Question: You arrive late to shul on Shabbos morning and only have time to recite Baruch SheAmar, Ashrei, Yishtabach, and one more mizmor. Should you recite Nishmas or another paragraph of P’sukei D’Zimrah, such as Hallelu es Hashem min HaShamayim?
Short Answer: While the Yalkut Yosef follows the Acharonim who rule that the principle of “Tadir v’sheino tadir, tadir kodem” (the regular or more common precedes the irregular or less common) requires that one of the weekday paragraphs be recited, the Mishnah B’rurah rules that Nishmas be recited.
I. Regular vs. Irregular
The Gemara (Sukkah 44b) states that if Rosh Chodesh coincides with Shabbos, only the Shir shel Yom for Rosh Chodesh is recited, and not the Shir for Shabbos. [Note that in those days there was a separate shir for Rosh Chodesh, as is currently the minhag of the Nusach HaGra]. The Gemara then asks: Don’t we always hold “Tadir v’sheino tadir, tadir kodem” (the regular or more common precedes the irregular or less common)? In other words, since we recite the Shir for Shabbos 52 times per year but only recite the Shir for Rosh Chodesh approximately 18 times per year, the Shir for Shabbos should supersede the Shir for Rosh Chodesh and only the Shir for Shabbos should be recited? The Gemara answers that we must recite the Shir for Rosh Chodesh in order to inform the nation of the new month.
Tosafos (ibid.) notes that we see from this piece of Gemara that the principle of “tadir v’sheino tadir, tadir kodem” applies even when the issue is whether the regular, more common prayer will replace the irregular, less common prayer, and not only when the issue is which prayer will precede the other prayer in the order of how they are recited.
II. Application to Nishmas
Based on the above Gemara, the Shalmei Chagigah (cited in the Shaarei T’shuvah, Orach Chayim 281) rules that a latecomer on Shabbos morning who only has time to recite Baruch SheAmar, Ashrei, Yishtabach, and one more mizmor, should recite one of the paragraphs from the weekday P’sukei D’Zimrah, and skip Nishmas, because of the principle of “Tadir v’sheino tadir, tadir kodem.” The Shalmei Chagigah adds another reason to skip Nishmas, as it is the last paragraph normally recited.
Indeed, the Kitzur Shulchan Aruch (14:7, Lechem HaPanim) brings a proof to the Shalmei Chagigah from the Rambam who notes that Nishmas is simply a minhag, and not a main part of P’sukei D’Zimrah. Additionally, the Yalkut Yosef (Shabbos, Vol. 4, pg. 278-280) follows the ruling of the Shalmei Chagigah, and suggests that the latecomer skip Nishmas.
III. Saving Nishmas
The Chayei Adam (19:6), on the other hand, disagrees with the Shalmei Chagigah, and rules that it is preferable for a latecomer to skip the other P’sukei D’Zimrah (aside from Baruch SheAmar, Ashrei, Yishtabach) in order to recite Nishmas, which is called “birkas shir.” The Mishnah B’rurah (Orach Chayim 52:5) likewise cites the Chayei Adam and rules that the latecomer should skip the other P’sukei D’Zimrah (aside from Baruch SheAmar, Ashrei, Yishtabach) in order to recite Nishmas. See also Biur Halachah (Orach Chayim 281).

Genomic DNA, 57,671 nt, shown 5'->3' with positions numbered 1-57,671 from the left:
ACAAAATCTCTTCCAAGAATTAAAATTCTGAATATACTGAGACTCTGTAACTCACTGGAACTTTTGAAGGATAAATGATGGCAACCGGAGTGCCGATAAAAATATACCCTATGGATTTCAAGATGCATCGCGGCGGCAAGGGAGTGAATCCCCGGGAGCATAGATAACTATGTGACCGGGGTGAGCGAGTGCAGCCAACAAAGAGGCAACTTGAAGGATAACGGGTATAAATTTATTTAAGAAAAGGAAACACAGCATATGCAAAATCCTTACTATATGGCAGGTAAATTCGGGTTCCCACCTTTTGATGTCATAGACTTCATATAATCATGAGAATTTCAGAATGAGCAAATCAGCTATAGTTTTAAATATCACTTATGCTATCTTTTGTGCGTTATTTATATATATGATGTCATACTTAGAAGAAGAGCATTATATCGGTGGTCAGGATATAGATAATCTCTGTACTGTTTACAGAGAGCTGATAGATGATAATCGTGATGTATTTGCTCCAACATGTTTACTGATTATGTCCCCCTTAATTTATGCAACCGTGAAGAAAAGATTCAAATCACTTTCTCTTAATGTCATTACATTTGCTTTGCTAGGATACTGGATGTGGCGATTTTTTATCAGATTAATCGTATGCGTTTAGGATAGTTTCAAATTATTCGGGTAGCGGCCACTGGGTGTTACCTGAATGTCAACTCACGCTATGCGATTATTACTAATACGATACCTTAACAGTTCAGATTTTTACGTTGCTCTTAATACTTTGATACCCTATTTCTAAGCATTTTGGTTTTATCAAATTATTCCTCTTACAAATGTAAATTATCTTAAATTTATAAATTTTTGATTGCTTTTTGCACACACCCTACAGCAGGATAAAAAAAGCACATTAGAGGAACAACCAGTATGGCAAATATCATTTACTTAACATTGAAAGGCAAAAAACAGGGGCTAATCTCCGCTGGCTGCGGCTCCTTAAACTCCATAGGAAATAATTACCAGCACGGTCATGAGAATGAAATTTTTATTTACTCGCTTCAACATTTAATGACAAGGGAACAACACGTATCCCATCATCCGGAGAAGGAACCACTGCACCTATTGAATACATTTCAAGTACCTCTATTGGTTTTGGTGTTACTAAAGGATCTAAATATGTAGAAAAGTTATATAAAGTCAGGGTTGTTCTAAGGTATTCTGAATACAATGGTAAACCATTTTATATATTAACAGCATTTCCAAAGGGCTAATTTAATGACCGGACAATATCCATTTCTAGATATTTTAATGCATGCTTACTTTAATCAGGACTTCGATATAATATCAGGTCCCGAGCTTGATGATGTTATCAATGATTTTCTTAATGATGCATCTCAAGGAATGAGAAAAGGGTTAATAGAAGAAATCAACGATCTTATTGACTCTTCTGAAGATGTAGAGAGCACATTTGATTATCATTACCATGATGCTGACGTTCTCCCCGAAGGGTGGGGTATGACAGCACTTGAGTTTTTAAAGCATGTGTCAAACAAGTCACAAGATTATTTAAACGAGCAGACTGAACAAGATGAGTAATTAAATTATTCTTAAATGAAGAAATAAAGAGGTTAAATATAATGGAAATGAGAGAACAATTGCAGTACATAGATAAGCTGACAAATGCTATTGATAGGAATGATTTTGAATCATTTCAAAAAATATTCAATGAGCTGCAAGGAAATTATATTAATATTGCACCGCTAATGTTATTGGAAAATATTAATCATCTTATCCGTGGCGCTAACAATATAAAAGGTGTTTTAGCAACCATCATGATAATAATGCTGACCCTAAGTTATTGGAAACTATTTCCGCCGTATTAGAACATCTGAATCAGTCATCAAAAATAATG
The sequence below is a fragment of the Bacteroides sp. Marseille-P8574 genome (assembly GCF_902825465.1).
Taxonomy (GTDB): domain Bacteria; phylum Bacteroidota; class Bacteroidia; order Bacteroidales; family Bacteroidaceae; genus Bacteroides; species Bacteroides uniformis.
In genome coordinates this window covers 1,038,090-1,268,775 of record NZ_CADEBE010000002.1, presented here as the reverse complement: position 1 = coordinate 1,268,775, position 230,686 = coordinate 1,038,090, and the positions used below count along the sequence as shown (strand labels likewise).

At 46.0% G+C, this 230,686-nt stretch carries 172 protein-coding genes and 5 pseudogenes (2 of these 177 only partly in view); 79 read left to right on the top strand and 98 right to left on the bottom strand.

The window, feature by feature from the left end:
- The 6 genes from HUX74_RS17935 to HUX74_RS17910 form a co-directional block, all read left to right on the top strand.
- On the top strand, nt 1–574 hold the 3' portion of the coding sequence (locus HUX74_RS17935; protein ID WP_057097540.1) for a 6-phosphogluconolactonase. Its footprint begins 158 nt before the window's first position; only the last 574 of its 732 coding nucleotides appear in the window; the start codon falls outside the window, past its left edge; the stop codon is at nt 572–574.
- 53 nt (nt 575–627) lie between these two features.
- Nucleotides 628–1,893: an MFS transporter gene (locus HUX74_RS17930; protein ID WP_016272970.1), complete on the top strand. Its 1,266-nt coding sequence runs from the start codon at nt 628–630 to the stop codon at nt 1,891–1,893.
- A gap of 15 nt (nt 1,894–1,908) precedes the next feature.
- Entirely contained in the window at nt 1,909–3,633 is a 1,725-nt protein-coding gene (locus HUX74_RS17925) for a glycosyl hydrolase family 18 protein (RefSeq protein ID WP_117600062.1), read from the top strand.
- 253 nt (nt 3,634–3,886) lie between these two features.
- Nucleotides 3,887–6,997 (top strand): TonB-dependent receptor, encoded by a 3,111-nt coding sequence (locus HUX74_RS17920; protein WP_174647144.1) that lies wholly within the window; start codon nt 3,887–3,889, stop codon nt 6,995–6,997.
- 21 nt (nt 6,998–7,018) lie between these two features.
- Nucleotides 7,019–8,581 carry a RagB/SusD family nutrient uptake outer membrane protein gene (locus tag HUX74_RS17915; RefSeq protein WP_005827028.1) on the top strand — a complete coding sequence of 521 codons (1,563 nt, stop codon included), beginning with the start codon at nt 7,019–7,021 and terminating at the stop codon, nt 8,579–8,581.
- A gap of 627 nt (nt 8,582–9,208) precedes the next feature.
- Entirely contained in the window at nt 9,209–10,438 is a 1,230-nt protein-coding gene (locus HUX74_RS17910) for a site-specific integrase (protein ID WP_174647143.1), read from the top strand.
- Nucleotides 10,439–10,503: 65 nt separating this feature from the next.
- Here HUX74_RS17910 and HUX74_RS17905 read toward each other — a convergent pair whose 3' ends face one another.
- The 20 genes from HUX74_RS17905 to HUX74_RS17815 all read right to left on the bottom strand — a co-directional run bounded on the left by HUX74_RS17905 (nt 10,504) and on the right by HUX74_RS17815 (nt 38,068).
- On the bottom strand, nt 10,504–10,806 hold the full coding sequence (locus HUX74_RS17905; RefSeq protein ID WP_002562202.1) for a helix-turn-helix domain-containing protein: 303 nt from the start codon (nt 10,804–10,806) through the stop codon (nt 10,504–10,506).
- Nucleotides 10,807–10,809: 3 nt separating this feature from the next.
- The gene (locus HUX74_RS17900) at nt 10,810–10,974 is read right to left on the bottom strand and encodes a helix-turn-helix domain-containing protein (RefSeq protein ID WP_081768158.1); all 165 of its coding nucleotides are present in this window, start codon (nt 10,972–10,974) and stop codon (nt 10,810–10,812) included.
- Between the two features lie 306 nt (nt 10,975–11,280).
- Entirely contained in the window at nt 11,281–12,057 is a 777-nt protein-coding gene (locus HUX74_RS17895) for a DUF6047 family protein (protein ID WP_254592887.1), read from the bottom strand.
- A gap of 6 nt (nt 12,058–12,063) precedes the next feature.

Similarly, the Ben Ish Chai (Toldos), as well as the sefer Michtam L’David (13), note the importance of Nishmas, as it represents our extra Shabbos n’shamah (soul). Accordingly, the sefer Otzar Shimon (pg. 72) posits that these Acharonim would presumably agree with the Chayei Adam and Mishnah B’rurah that Nishmas should never be skipped.
IV. What About Tadir?
How do the Chayei Adam and the Mishnah B’rurah explain the Gemara in Sukkos that ruled “Tadir v’sheino tadir, tadir kodem” – that the regular, more common prayer (here, the weekday P’sukei D’Zimrah) supersedes the irregular, less common prayer (here, Nishmas)?
The sefer Giv’as Binyamin (pg. 69) suggests that the Gemara in Sukkos actually supports the opinion of the Chayei Adam and the Mishnah B’rurah that latecomers not skip Nishmas. The Gemara concludes that the Shir of Rosh Chodesh is recited, despite not being the regular, more common prayer, in order to inform the nation of the new month. This shows that any separate important reason trumps the principle of “Tadir.” Thus, because Nishmas represents the extra Shabbos n’shamah, it deserves to be recited despite being the irregular, less common prayer.
Another answer is suggested by the sefer Shalmas Yaakov (Vol. 2, Siman 27) who writes that the Chayei Adam and the Mishnah B’rurah understand Nishmas as being a part of the brachah of Yishtabach, and therefore the issue has nothing to do with the principle of “Tadir.” The latecomer must recite Nishmas because it is part of Yishtabach, not because it has precedence over the other paragraphs of the weekday P’sukei D’Zimrah.
V. Compromise of Rav Sraya Deblitzky
The sefer Zeh HaShulchan (Rav Sraya Deblitzky zt”l, pg. 6) appears to suggest a compromise to this machlokes. After listing the machlokes between the Shalmei Chagigah and the Chayei Adam, the sefer Zeh HaShulchan concludes by listing the order of paragraphs for the latecomer to recite. After listing Baruch SheAmar, Ashrei, and Yishtabach, it lists Hallelu es Hashem min HaShamayim and Hallelu Keil B’Kodsho, and only then lists Nishmas, implying that certain paragraphs of the weekday P’sukei D’Zimrah take precedence over Nishmas, while others do not. [Authors note: I do not understand the basis for this ruling, because it appears to ignore the rule of “Tadir,” while on the other hand not giving proper importance to Nishmas].
Next Week’s Topic: Should the chazan bow when he recites Barchu after Yishtabach/Kaddish? Should the tzibur bow?
Rabbi Ephraim Glatt, Esq. is Assistant to the Rabbi at the Young Israel of Kew Gardens Hills and a practicing litigation attorney. Questions? Comments? Email EphraimGlatt@gmail.com.